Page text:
More Greenway and Cedar Lake Trail Maintenance

Starting this past monday there is going to be some additional maintenance going on along the Midtown Greenway and the Cedar Lake Trail.

The good news is, there won’t be any additional trail closures or detours but you are going to have to keep an eye out for maintenance crews and trucks.  The goal?  Extending the longevity of the trail surfaces.

We received the following update from the City:

We will be placing advanced warning for Bicycle Trail Maintenance on all entrances of the Cedar Lake Trail and the Greenway Phase 1 starting on Friday 8/5.  The signs will read “Bicycle Trail Maint. Beginning August 15”.  On Monday the 15th, the signs will read “Bicycle Trail Maint. Ahead”.  We are sealing the joints on the Greenway just as we did a few years ago.  We have some asphalt repairs on Cedar Lake Trail followed by joint sealing.  At this time we are not quite sure of the duration, but it will be at least 10 days.  The Greenway should go pretty quick as we are just touching up.

Thanks to the Shaun Murphy of the City of Minneapolis Department of Public Works for keeping us informed.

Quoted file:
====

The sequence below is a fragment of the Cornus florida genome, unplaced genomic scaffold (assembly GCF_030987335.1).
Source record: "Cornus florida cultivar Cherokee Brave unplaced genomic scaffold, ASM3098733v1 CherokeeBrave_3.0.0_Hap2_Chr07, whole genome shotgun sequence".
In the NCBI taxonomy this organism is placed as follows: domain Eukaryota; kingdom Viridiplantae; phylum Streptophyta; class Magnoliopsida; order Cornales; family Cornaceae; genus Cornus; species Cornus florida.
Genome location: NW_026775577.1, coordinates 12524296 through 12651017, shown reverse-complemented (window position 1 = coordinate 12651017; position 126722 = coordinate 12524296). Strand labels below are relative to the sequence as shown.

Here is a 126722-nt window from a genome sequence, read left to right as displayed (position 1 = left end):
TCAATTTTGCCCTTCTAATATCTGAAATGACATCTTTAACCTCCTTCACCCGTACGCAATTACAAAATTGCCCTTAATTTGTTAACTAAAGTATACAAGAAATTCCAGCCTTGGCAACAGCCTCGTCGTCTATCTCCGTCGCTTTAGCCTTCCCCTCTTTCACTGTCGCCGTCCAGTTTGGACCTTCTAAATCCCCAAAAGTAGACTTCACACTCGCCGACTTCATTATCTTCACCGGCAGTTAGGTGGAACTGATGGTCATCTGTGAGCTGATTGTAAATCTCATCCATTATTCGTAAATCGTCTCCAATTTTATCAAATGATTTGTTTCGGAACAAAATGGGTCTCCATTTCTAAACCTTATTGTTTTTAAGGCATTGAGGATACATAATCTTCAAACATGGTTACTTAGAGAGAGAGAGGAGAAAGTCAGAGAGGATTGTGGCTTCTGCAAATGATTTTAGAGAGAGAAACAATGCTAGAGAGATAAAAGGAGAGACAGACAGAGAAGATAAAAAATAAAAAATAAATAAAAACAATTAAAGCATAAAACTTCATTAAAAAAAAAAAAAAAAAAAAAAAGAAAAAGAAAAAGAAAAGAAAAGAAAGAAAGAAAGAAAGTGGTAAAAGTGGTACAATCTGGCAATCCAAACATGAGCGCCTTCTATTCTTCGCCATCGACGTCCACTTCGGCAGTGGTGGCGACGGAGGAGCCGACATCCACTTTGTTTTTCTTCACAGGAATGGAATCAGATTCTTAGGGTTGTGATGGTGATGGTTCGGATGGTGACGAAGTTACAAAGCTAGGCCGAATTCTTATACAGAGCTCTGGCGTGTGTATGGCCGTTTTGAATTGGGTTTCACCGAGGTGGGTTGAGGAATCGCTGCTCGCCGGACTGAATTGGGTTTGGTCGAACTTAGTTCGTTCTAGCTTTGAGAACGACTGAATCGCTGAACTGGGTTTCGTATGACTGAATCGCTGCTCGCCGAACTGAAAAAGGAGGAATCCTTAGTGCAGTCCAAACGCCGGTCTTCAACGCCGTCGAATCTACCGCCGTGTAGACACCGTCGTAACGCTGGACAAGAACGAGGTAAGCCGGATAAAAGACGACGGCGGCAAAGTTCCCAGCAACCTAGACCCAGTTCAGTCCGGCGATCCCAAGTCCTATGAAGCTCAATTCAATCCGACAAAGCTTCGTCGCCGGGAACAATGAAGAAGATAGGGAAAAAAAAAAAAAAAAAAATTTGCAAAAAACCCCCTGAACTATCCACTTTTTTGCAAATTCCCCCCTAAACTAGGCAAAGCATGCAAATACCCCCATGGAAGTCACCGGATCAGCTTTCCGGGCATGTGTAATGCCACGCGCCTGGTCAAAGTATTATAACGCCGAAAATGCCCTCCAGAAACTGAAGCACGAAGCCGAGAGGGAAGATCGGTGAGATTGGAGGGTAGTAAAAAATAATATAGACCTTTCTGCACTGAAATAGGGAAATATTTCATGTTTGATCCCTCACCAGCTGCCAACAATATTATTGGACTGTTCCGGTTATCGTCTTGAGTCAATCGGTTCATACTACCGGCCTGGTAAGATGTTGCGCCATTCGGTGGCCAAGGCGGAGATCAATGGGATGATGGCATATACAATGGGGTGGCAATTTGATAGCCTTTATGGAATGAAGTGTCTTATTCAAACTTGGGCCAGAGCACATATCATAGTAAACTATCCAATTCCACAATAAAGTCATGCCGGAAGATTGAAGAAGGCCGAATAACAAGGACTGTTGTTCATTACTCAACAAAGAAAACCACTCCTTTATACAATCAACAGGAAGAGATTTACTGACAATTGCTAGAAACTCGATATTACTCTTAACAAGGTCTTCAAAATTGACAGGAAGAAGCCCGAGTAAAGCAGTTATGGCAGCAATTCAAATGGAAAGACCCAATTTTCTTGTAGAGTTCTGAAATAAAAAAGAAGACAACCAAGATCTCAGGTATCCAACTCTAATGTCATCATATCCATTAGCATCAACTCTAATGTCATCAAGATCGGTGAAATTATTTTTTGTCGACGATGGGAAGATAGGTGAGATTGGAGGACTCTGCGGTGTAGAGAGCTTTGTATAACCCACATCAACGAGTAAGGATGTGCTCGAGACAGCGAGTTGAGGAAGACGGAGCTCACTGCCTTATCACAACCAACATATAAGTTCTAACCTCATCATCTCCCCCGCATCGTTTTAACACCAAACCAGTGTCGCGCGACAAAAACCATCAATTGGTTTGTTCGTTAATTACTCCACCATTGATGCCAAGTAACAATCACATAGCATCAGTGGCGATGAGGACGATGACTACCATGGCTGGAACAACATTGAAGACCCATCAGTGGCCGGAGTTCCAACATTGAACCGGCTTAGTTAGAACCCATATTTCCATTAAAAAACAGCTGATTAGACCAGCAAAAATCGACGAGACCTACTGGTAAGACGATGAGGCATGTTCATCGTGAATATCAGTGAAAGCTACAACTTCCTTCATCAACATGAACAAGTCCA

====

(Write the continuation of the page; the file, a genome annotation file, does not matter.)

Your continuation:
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One Response to More Greenway and Cedar Lake Trail Maintenance

  1. Ronald Adams says:

    Trails in the Twin Cities are badly out of compliance with MUTCD standards for signage. In Part 9, Traffic control for bicycle facilities, if you refer to section 9B.03(R1-20, it states “YIELD (R1-2) signs (see figure 9B-2) shall be installed on shared-use paths at points where bicyclists have an adequate view of conflicting traffic as they approach the sign, and where bicyclists are required to yield the right-of-way to that conflicting traffic.” Note the word “shall’. At present, there is not a “Yield” sign that I have found anywhere in the network of Hennepin County trails. This heedless proliferation of STOP signs where cyclists can often see clearly what cross/merging traffic looks like leads to bicyclists cruising through stop signs to avoid losing momentum. There is no difference in signage between where a yield situation exists and where coming to a full stop is a really good idea. I have seen too many bent up bikes lying by trail intersections where first time trail users were unaware that this particular stop sign should be taken seriously, unlike the past three identical stop signs that might be regarded as advisory. Why not use yield signs on bike and shared-use trails in compliance with Federal standards?

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